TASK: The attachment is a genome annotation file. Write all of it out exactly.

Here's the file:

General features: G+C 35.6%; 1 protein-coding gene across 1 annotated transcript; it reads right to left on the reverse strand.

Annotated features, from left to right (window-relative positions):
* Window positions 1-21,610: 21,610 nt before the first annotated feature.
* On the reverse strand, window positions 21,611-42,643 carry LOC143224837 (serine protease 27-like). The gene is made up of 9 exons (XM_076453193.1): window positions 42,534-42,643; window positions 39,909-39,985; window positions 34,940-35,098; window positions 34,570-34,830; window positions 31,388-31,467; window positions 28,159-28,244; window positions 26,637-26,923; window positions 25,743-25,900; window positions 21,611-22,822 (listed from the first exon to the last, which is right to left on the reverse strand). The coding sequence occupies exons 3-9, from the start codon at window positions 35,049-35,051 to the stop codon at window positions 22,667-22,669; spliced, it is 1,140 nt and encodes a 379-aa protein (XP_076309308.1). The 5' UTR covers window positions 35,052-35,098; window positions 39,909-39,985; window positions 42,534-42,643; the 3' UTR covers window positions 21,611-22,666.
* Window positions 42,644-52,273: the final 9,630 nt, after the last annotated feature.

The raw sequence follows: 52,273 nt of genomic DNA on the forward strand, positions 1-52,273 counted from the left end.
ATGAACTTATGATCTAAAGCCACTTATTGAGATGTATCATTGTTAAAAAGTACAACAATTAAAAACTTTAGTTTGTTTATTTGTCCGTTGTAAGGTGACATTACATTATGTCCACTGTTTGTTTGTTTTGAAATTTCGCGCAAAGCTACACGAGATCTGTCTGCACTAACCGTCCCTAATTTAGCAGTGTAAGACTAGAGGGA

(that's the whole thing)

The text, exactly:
General features: G+C 35.6%; 1 protein-coding gene across 1 annotated transcript; it reads right to left on the reverse strand.

Annotated features, from left to right (window-relative positions):
* Window positions 1-21,610: 21,610 nt before the first annotated feature.
* On the reverse strand, window positions 21,611-42,643 carry LOC143224837 (serine protease 27-like). The gene is made up of 9 exons (XM_076453193.1): window positions 42,534-42,643; window positions 39,909-39,985; window positions 34,940-35,098; window positions 34,570-34,830; window positions 31,388-31,467; window positions 28,159-28,244; window positions 26,637-26,923; window positions 25,743-25,900; window positions 21,611-22,822 (listed from the first exon to the last, which is right to left on the reverse strand). The coding sequence occupies exons 3-9, from the start codon at window positions 35,049-35,051 to the stop codon at window positions 22,667-22,669; spliced, it is 1,140 nt and encodes a 379-aa protein (XP_076309308.1). The 5' UTR covers window positions 35,052-35,098; window positions 39,909-39,985; window positions 42,534-42,643; the 3' UTR covers window positions 21,611-22,666.
* Window positions 42,644-52,273: the final 9,630 nt, after the last annotated feature.

The raw sequence follows: 52,273 nt of genomic DNA on the forward strand, positions 1-52,273 counted from the left end.
ATGAACTTATGATCTAAAGCCACTTATTGAGATGTATCATTGTTAAAAAGTACAACAATTAAAAACTTTAGTTTGTTTATTTGTCCGTTGTAAGGTGACATTACATTATGTCCACTGTTTGTTTGTTTTGAAATTTCGCGCAAAGCTACACGAGATCTGTCTGCACTAACCGTCCCTAATTTAGCAGTGTAAGACTAGAGGGA